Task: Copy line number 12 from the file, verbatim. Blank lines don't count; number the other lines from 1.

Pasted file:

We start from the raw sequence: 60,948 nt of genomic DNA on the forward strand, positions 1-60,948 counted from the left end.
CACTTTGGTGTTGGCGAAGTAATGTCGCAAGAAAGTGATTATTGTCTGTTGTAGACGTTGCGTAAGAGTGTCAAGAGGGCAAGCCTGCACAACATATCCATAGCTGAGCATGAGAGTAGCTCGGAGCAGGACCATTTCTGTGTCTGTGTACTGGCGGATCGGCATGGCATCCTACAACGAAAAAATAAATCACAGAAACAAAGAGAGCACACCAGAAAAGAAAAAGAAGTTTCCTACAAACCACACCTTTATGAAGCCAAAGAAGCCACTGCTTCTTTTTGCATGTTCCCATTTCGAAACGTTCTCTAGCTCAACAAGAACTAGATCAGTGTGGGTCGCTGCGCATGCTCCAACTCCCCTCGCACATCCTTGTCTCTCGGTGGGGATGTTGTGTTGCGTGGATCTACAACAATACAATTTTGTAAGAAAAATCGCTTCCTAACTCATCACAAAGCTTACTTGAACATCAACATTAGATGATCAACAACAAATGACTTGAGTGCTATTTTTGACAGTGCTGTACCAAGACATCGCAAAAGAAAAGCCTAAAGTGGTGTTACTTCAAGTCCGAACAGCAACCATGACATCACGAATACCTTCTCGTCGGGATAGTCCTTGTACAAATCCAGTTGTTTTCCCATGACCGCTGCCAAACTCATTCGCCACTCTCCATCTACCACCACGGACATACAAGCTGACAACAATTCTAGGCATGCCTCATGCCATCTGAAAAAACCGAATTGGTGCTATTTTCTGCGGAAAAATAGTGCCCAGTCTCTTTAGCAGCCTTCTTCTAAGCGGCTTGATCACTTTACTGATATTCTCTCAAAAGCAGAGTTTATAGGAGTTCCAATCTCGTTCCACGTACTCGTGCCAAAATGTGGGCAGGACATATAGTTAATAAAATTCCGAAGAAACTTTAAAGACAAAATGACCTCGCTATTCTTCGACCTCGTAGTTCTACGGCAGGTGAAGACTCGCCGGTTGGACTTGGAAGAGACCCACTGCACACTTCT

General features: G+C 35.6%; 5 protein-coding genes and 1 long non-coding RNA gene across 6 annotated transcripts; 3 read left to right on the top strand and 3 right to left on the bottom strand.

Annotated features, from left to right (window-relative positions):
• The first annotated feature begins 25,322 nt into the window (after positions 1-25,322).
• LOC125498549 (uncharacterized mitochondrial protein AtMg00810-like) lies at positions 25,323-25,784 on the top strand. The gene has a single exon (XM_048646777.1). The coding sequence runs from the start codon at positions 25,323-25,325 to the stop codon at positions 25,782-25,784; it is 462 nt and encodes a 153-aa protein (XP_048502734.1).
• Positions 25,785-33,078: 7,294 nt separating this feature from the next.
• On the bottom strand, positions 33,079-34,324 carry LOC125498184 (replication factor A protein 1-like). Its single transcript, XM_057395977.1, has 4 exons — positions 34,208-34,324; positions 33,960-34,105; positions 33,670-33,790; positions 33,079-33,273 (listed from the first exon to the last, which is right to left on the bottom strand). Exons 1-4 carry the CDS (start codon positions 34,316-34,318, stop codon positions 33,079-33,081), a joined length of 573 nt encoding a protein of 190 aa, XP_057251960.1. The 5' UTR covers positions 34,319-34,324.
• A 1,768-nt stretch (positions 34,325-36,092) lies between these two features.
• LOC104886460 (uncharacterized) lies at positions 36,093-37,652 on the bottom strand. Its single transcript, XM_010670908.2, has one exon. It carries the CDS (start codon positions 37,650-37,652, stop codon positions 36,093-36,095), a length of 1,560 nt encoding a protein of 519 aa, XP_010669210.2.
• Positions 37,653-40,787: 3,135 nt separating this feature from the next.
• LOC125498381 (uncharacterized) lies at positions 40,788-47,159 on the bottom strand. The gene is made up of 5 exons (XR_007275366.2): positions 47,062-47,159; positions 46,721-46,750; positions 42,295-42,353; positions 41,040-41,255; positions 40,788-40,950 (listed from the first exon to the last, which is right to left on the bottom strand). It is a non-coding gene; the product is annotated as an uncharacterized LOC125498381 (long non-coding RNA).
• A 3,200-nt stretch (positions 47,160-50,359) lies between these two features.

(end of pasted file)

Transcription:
• LOC125498381 (uncharacterized) lies at positions 40,788-47,159 on the bottom strand. The gene is made up of 5 exons (XR_007275366.2): positions 47,062-47,159; positions 46,721-46,750; positions 42,295-42,353; positions 41,040-41,255; positions 40,788-40,950 (listed from the first exon to the last, which is right to left on the bottom strand). It is a non-coding gene; the product is annotated as an uncharacterized LOC125498381 (long non-coding RNA).